ICE Opens 3 New Detention Centers
CG Immigration Team Attorney, Marshall Goff was able to speak with reporter Noah Lanard from Mother Jones about ICE opening three new detention centers recently with money it has not been given even after Congress rejected the request for more detention money. One of these three detention centers are located in Adams County, MS – right before the entrance to Natchez, MS. This particular detention center was known for its 2012 riot, which left one guard dead and more than a dozen people injured. Although ICE has still not finalized its contract for the Adams County Prison, Marshall and the CG Immigration Team has recently gotten clients from the prison with many of the people being held there being asylum seekers. It has also been reported that some of the detainees who have been transferred to the Adams County Prison last week are still not showing up in ICE’s detainee locator tool, which violates ICE detention standards.
The article states that when members of Congress reached a bipartisan deal to end the government shutdown in February, they gave Immigration and Customs Enforcement a simple instruction: Stop detaining so many people. Instead, ICE pushed its detention population to an all-time high of 54,000 people, up from about 34,000 on an average day in 2016 and well above the 40,520 target Congress set for ICE.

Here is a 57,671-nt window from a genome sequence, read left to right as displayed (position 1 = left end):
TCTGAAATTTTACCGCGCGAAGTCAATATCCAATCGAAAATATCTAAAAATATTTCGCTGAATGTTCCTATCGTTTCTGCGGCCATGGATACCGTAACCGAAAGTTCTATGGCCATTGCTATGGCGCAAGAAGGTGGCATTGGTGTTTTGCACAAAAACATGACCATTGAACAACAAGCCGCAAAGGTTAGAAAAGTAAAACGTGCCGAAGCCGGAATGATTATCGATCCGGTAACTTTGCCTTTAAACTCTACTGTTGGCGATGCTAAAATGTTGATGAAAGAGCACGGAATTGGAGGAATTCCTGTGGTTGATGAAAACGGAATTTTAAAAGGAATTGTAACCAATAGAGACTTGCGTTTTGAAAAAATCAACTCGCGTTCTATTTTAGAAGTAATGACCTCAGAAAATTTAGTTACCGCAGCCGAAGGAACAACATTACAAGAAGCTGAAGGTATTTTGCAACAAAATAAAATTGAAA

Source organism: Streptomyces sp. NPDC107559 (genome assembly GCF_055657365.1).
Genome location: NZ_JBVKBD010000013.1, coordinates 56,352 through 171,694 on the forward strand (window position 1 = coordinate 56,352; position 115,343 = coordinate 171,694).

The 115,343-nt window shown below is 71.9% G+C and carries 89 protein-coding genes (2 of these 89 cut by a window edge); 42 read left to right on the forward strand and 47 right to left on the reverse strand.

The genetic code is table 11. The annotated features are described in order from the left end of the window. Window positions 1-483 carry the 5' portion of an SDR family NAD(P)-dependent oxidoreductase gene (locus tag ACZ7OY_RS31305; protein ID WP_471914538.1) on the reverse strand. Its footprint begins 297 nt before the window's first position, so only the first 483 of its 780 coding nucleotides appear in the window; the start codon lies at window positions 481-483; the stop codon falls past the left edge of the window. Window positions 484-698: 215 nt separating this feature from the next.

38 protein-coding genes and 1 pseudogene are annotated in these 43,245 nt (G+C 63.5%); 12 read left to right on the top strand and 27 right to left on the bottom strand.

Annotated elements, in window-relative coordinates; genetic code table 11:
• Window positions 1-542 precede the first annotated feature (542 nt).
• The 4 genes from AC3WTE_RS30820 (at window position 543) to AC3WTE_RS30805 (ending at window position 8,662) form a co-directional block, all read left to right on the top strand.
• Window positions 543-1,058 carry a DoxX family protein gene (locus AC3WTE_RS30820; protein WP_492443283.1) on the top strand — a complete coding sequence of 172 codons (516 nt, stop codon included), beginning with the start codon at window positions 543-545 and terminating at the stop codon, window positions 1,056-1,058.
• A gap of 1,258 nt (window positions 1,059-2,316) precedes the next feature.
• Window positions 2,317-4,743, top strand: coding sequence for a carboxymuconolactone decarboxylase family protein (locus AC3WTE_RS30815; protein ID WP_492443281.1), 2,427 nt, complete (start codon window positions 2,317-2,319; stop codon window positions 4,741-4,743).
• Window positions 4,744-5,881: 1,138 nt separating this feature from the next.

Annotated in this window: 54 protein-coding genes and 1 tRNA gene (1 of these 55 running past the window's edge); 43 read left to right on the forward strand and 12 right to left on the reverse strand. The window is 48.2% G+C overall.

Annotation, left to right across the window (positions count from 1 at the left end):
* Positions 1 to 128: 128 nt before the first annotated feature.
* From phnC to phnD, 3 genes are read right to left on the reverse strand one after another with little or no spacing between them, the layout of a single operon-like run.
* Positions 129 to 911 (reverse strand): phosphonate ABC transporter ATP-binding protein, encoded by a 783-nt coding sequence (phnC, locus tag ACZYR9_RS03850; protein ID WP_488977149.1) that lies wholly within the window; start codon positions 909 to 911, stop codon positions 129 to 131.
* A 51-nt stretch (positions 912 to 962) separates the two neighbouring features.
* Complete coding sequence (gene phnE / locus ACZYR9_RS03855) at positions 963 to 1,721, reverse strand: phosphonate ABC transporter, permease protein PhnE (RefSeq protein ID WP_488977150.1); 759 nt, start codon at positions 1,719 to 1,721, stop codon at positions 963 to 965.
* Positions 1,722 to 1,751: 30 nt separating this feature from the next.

Now, just after Congress rejected another request for more detention money, ICE is continuing to spend money it hasn’t been given. Mother Jones has learned that ICE has started using three new for-profit immigration detention centers in the Deep South in recent weeks. One of them has seen the death of three inmates following poor medical treatment and a violent riot in 2012 that left a guard dead.
“Four years after the riot, we were deeply concerned to find that the facility was plagued by the same significant deficiencies in correctional and health services and Spanish-speaking staffing. In 19 of the 38 months following the riot, we found CoreCivic staffed correctional services at an even lower level than at the time of the riot in terms of actual post coverage. Yet CoreCivic’s monthly reports to the BOP, which were based on simple headcounts, showed that correctional staffing levels had improved in 36 of those 38 months.”
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